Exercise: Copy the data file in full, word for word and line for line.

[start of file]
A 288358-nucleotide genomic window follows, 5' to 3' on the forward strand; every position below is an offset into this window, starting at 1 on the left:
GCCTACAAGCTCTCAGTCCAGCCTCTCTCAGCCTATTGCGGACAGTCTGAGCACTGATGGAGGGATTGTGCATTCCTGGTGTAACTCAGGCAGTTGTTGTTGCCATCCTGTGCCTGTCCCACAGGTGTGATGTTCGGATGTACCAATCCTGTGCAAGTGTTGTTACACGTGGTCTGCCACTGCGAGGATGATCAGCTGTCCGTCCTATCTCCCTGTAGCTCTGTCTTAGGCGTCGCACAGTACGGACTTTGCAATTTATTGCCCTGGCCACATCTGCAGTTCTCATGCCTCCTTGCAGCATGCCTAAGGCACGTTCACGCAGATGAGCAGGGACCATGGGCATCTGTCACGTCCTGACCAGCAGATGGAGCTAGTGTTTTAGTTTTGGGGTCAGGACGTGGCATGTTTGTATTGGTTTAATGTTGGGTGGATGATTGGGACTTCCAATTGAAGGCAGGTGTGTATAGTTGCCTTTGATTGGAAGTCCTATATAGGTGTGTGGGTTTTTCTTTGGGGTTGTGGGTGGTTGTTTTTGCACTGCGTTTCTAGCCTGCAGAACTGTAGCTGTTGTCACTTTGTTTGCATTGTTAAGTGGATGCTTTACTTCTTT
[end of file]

A 288358-nucleotide genomic window follows, 5' to 3' on the forward strand; every position below is an offset into this window, starting at 1 on the left:
GCCTACAAGCTCTCAGTCCAGCCTCTCTCAGCCTATTGCGGACAGTCTGAGCACTGATGGAGGGATTGTGCATTCCTGGTGTAACTCAGGCAGTTGTTGTTGCCATCCTGTGCCTGTCCCACAGGTGTGATGTTCGGATGTACCAATCCTGTGCAAGTGTTGTTACACGTGGTCTGCCACTGCGAGGATGATCAGCTGTCCGTCCTATCTCCCTGTAGCTCTGTCTTAGGCGTCGCACAGTACGGACTTTGCAATTTATTGCCCTGGCCACATCTGCAGTTCTCATGCCTCCTTGCAGCATGCCTAAGGCACGTTCACGCAGATGAGCAGGGACCATGGGCATCTGTCACGTCCTGACCAGCAGATGGAGCTAGTGTTTTAGTTTTGGGGTCAGGACGTGGCATGTTTGTATTGGTTTAATGTTGGGTGGATGATTGGGACTTCCAATTGAAGGCAGGTGTGTATAGTTGCCTTTGATTGGAAGTCCTATATAGGTGTGTGGGTTTTTCTTTGGGGTTGTGGGTGGTTGTTTTTGCACTGCGTTTCTAGCCTGCAGAACTGTAGCTGTTGTCACTTTGTTTGCATTGTTAAGTGGATGCTTTACTTCTTT